WHAT’S THE VERDICT?
On the whole, Canadians are pragmatic car buyers, unlikely to spend $10 just to save $5. Historically, this has made vehicles such as the Toyota Prius a hard sell. Think of it this way: while the U.S. new vehicle market is nine times larger than Canada’s, Prius sales in America in 2016 were 35 times stronger than in Canada, and that was in a particularly poor year for the Prius down south; a particularly good year for the Prius in Canada.
For these pragmatic car buyers, the Hyunai Ioniq’s greatest competition in the Canadian market won’t be the Toyota Prius. There are exceptionally few Prius buyers to try to woo, anyway. No, for the typical Canadian car buyer, the 2017 Hyundai Ioniq must be a more reasonable purchase than a 2017 Hyundai Elantra.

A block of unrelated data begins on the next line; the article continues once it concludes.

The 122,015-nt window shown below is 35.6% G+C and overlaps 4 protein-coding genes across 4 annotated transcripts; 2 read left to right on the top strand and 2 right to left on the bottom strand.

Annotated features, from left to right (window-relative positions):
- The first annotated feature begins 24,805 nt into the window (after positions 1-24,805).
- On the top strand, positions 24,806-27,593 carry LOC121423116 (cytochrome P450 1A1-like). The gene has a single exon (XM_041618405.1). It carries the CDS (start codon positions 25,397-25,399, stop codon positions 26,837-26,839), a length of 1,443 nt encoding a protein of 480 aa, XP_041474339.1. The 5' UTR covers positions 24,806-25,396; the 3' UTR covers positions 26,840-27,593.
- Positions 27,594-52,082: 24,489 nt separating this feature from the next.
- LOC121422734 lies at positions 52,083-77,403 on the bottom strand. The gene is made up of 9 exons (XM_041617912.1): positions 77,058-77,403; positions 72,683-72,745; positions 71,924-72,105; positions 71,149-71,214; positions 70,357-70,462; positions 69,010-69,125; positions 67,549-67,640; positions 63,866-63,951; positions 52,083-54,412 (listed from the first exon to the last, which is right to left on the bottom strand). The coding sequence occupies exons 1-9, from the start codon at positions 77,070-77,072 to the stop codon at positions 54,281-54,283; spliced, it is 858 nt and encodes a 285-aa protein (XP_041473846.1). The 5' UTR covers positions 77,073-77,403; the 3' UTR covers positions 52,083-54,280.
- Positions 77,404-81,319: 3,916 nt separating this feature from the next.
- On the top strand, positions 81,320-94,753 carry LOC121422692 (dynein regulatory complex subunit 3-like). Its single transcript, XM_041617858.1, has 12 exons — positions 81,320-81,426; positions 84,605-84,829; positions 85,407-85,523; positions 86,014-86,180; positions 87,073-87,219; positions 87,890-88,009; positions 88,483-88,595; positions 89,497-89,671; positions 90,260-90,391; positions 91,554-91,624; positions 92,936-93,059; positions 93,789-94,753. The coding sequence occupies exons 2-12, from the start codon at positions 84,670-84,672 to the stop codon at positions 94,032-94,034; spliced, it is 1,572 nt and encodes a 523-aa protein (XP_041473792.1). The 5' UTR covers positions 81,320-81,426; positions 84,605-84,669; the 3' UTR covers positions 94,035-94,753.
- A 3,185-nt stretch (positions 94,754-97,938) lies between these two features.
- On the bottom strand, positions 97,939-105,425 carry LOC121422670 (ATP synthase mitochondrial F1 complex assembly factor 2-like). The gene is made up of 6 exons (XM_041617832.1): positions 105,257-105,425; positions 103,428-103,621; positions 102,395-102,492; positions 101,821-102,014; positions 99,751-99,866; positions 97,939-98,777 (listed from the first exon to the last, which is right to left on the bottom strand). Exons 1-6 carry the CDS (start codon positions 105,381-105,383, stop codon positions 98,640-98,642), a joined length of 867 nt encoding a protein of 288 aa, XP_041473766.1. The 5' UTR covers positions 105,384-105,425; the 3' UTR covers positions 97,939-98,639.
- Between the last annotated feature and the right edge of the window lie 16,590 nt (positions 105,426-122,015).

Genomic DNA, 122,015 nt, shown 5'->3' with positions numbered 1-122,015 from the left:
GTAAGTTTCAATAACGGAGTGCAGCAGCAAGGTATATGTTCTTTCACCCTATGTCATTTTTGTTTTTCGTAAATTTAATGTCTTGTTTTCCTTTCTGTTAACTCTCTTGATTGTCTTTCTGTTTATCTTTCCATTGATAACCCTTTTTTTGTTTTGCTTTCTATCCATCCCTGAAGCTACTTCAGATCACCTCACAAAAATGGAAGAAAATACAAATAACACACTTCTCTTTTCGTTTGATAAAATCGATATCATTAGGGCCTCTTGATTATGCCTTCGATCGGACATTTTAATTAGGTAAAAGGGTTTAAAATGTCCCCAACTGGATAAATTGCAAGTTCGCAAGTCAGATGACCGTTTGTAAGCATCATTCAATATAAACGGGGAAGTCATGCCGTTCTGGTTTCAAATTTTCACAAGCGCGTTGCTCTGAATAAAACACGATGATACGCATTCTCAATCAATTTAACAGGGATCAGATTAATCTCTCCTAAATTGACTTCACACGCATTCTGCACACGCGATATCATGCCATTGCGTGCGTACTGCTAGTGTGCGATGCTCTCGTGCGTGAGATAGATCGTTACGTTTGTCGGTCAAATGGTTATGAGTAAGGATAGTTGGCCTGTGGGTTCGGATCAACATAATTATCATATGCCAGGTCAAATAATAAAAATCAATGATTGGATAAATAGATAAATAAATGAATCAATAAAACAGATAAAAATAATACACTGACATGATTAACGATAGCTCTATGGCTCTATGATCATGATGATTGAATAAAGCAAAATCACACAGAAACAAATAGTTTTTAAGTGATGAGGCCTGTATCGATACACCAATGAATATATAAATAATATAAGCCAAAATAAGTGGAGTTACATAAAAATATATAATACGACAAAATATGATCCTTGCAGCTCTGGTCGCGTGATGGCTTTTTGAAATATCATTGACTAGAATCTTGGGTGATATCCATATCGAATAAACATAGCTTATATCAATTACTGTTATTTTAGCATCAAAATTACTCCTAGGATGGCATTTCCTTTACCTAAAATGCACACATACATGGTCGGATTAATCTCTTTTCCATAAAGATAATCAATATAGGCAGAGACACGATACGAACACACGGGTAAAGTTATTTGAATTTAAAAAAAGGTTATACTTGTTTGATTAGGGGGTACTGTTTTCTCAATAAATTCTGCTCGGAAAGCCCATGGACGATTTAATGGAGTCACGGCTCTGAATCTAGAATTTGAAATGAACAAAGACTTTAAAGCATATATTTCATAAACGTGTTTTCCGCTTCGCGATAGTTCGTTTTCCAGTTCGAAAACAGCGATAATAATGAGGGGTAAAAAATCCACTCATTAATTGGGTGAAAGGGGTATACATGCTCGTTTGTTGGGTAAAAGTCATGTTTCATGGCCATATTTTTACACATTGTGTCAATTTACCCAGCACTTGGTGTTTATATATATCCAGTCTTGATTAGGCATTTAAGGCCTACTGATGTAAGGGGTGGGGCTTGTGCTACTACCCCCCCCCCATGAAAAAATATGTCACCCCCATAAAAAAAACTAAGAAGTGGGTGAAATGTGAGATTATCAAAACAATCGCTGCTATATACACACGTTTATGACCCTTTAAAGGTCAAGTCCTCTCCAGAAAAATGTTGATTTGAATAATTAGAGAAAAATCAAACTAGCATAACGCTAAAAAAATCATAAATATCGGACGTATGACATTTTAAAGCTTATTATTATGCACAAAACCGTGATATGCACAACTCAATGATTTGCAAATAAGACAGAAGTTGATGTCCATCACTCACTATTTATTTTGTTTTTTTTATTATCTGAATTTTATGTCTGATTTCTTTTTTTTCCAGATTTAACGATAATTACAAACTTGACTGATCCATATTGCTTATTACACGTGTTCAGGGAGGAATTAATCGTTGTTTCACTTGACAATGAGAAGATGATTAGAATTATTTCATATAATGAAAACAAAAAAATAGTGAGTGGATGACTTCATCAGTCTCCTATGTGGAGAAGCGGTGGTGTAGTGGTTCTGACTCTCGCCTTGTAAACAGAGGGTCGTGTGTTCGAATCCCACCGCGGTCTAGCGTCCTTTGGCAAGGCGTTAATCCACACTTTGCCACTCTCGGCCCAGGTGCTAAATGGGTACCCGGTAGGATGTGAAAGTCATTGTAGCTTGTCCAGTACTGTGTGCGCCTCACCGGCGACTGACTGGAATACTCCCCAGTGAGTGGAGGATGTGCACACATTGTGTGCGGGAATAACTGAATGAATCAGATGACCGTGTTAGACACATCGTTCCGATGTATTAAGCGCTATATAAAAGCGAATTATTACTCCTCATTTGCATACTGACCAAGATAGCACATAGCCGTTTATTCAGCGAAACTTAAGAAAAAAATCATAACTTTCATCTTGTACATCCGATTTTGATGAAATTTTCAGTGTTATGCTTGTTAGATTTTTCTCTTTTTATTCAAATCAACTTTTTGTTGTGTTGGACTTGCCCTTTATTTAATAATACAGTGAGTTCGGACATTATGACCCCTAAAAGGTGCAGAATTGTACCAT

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Hyundai knows the Prius can’t be the lone target. Aiming for the Prius and other hybrid cars, Hyundai Motor America product planner Mike O’Brien told Wards Auto, is “not enough to make a business case.”
Without firm pricing for the Ioniq, it’s difficult to do the pure math. But the 2017 Hyundai Elantra Limited we tested last year consumed only 6.5 litres of fuel per 100 kilometres, just 1.4 more litres every 100 kilometres than this Ioniq, or roughly $140 more per 10,000 kilometres. The Elantra rides and handles better, accelerates more swiftly, and arguably looks better, as well. Elantra pricing starts below $18,000 and even the top trim Elantra Limited Ultimate is currently priced below $29,000, roughly $5000 less than this Ioniq.
In numerous ways, the 2017 Hyundai Ioniq is a better Prius. But it’s not a better Hyundai Elantra.
Timothy Cain is the founder of GoodCarBadCar.net, which obsesses over the free and frequent publication of U.S. and Canadian auto sales figures. Follow on Twitter @goodcarbadcar and on Facebook. The Ioniq was supplied by Hyundai Canada’s press office.